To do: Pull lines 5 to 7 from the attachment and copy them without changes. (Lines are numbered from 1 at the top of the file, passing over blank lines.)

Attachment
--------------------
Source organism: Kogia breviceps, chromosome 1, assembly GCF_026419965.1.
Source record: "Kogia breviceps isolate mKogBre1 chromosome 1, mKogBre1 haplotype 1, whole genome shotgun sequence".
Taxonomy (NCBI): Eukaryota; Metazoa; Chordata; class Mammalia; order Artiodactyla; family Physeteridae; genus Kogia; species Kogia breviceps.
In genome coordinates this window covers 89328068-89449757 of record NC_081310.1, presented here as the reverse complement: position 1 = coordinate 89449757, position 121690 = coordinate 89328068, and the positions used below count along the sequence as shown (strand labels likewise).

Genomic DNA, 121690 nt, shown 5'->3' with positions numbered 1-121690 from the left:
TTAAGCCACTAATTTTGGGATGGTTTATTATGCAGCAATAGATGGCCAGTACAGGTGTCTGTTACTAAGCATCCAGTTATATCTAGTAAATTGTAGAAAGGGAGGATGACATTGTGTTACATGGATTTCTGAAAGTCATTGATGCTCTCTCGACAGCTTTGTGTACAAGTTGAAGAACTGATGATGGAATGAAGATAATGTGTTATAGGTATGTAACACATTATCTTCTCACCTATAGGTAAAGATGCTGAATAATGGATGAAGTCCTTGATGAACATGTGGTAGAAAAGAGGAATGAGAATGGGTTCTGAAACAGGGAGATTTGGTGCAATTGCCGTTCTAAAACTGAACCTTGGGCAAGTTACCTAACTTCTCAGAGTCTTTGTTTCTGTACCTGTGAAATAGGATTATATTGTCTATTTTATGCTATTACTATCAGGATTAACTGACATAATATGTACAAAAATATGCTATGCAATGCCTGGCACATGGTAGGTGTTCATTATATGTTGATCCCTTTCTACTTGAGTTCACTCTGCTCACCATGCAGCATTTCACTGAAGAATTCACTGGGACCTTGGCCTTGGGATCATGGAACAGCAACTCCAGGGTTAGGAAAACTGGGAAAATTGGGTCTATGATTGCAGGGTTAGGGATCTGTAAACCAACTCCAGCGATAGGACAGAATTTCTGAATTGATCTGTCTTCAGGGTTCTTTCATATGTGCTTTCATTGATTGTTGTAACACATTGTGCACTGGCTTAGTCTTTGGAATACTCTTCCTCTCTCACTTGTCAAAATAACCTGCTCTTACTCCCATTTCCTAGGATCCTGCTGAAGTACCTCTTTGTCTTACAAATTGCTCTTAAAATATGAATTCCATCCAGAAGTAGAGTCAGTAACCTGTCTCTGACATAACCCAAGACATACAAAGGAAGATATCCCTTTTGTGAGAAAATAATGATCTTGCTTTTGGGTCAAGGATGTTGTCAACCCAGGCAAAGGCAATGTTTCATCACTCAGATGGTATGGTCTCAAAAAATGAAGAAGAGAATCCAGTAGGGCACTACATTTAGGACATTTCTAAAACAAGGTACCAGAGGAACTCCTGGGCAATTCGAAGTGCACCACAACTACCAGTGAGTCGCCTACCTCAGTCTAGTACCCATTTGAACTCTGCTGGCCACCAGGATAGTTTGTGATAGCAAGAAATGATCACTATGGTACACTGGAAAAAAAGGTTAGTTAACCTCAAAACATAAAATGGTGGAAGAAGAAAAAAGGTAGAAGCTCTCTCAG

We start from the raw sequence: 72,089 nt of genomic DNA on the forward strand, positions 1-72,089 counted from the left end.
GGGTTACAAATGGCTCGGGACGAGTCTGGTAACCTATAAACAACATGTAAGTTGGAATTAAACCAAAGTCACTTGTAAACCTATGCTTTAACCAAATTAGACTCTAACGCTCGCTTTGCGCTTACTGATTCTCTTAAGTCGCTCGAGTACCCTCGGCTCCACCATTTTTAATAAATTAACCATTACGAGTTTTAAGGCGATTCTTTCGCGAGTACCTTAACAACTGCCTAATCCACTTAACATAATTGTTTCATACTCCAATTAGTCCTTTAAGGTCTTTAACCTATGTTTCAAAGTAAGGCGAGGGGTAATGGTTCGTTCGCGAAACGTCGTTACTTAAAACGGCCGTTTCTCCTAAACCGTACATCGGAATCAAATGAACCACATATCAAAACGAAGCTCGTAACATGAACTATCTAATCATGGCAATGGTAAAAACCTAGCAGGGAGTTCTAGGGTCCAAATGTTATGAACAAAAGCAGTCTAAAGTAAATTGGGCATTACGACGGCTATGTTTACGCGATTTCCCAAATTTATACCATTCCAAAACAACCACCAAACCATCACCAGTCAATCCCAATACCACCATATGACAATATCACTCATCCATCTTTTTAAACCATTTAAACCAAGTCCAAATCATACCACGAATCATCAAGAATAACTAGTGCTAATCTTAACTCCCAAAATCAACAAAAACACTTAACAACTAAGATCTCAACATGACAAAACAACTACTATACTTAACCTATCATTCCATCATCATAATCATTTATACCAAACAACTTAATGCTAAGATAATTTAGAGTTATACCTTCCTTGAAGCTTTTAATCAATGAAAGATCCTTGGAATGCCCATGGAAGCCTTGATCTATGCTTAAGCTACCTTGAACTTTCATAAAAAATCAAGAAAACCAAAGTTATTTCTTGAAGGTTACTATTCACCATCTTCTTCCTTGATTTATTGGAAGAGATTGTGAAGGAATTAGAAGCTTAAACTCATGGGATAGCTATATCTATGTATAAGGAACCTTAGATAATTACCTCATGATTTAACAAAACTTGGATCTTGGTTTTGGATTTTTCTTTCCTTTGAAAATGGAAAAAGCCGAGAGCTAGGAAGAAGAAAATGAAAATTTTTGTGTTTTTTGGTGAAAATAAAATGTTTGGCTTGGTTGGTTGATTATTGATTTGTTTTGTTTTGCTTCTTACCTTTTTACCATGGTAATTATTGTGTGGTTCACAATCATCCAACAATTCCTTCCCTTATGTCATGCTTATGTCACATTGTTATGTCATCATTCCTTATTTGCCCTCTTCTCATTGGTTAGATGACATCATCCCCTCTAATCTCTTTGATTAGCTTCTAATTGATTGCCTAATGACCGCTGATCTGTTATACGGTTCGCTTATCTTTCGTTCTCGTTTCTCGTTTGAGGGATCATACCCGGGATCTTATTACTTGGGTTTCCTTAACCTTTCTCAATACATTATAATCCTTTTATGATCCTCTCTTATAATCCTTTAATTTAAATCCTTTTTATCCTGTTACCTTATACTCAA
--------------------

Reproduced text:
Genomic DNA, 121690 nt, shown 5'->3' with positions numbered 1-121690 from the left:
TTAAGCCACTAATTTTGGGATGGTTTATTATGCAGCAATAGATGGCCAGTACAGGTGTCTGTTACTAAGCATCCAGTTATATCTAGTAAATTGTAGAAAGGGAGGATGACATTGTGTTACATGGATTTCTGAAAGTCATTGATGCTCTCTCGACAGCTTTGTGTACAAGTTGAAGAACTGATGATGGAATGAAGATAATGTGTTATAGGTATGTAACACATTATCTTCTCACCTATAGGTAAAGATGCTGAATAATGGATGAAGTCCTTGATGAACATGTGGTAGAAAAGAGGAATGAGAATGGGTTCTGAAACAGGGAGATTTGGTGCAATTGCCGTTCTAAAACTGAACCTTGGGCAAGTTACCTAACTTCTCAGAGTCTTTGTTTCTGTACCTGTGAAATAGGATTATATTGTCTATTTTATGCTATTACTATCAGGATTAACTGACATAATATGTACAAAAATATGCTATGCAATGCCTGGCACATGGTAGGTGTTCATTATATGTTGATCCCTTTCTACTTGAGTTCACTCTGCTCACCATGCAGCATTTCACTGAAGAATTCACTGGGACCTTGGCCTTGGGATCATGGAACAGCAACTCCAGGGTTAGGAAAACTGGGAAAATTGGGTCTATGATTGCAGGGTTAGGGATCTGTAAACCAACTCCAGCGATAGGACAGAATTTCTGAATTGATCTGTCTTCAGGGTTCTTTCATATGTGCTTTCATTGATTGTTGTAACACATTGTGCACTGGCTTAGTCTTTGGAATACTCTTCCTCTCTCACTTGTCAAAATAACCTGCTCTTACTCCCATTTCCTAGGATCCTGCTGAAGTACCTCTTTGTCTTACAAATTGCTCTTAAAATATGAATTCCATCCAGAAGTAGAGTCAGTAACCTGTCTCTGACATAACCCAAGACATACAAAGGAAGATATCCCTTTTGTGAGAAAATAATGATCTTGCTTTTGGGTCAAGGATGTTGTCAACCCAGGCAAAGGCAATGTTTCATCACTCAGATGGTATGGTCTCAAAAAATGAAGAAGAGAATCCAGTAGGGCACTACATTTAGGACATTTCTAAAACAAGGTACCAGAGGAACTCCTGGGCAATTCGAAGTGCACCACAACTACCAGTGAGTCGCCTACCTCAGTCTAGTACCCATTTGAACTCTGCTGGCCACCAGGATAGTTTGTGATAGCAAGAAATGATCACTATGGTACACTGGAAAAAAAGGTTAGTTAACCTCAAAACATAAAATGGTGGAAGAAGAAAAAAGGTAGAAGCTCTCTCAG

We start from the raw sequence: 72,089 nt of genomic DNA on the forward strand, positions 1-72,089 counted from the left end.